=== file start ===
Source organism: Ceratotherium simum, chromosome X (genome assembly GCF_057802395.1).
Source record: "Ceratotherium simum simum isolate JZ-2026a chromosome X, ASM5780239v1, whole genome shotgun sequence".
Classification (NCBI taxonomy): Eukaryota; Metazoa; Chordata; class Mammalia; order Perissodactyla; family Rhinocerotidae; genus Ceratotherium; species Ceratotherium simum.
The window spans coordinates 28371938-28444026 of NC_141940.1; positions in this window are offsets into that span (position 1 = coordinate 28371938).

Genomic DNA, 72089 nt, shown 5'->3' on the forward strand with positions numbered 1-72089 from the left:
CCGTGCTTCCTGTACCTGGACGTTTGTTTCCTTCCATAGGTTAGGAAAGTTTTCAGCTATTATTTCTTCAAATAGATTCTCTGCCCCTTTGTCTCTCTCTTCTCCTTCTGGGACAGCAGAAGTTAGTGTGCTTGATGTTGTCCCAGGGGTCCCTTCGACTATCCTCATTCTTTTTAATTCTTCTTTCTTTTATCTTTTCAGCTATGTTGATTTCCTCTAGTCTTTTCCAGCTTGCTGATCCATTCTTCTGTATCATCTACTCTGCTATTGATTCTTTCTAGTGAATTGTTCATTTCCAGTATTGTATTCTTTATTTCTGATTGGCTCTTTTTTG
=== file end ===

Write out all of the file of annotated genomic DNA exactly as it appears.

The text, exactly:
Source organism: Ceratotherium simum, chromosome X (genome assembly GCF_057802395.1).
Source record: "Ceratotherium simum simum isolate JZ-2026a chromosome X, ASM5780239v1, whole genome shotgun sequence".
Classification (NCBI taxonomy): Eukaryota; Metazoa; Chordata; class Mammalia; order Perissodactyla; family Rhinocerotidae; genus Ceratotherium; species Ceratotherium simum.
The window spans coordinates 28371938-28444026 of NC_141940.1; positions in this window are offsets into that span (position 1 = coordinate 28371938).

Genomic DNA, 72089 nt, shown 5'->3' on the forward strand with positions numbered 1-72089 from the left:
CCGTGCTTCCTGTACCTGGACGTTTGTTTCCTTCCATAGGTTAGGAAAGTTTTCAGCTATTATTTCTTCAAATAGATTCTCTGCCCCTTTGTCTCTCTCTTCTCCTTCTGGGACAGCAGAAGTTAGTGTGCTTGATGTTGTCCCAGGGGTCCCTTCGACTATCCTCATTCTTTTTAATTCTTCTTTCTTTTATCTTTTCAGCTATGTTGATTTCCTCTAGTCTTTTCCAGCTTGCTGATCCATTCTTCTGTATCATCTACTCTGCTATTGATTCTTTCTAGTGAATTGTTCATTTCCAGTATTGTATTCTTTATTTCTGATTGGCTCTTTTTTG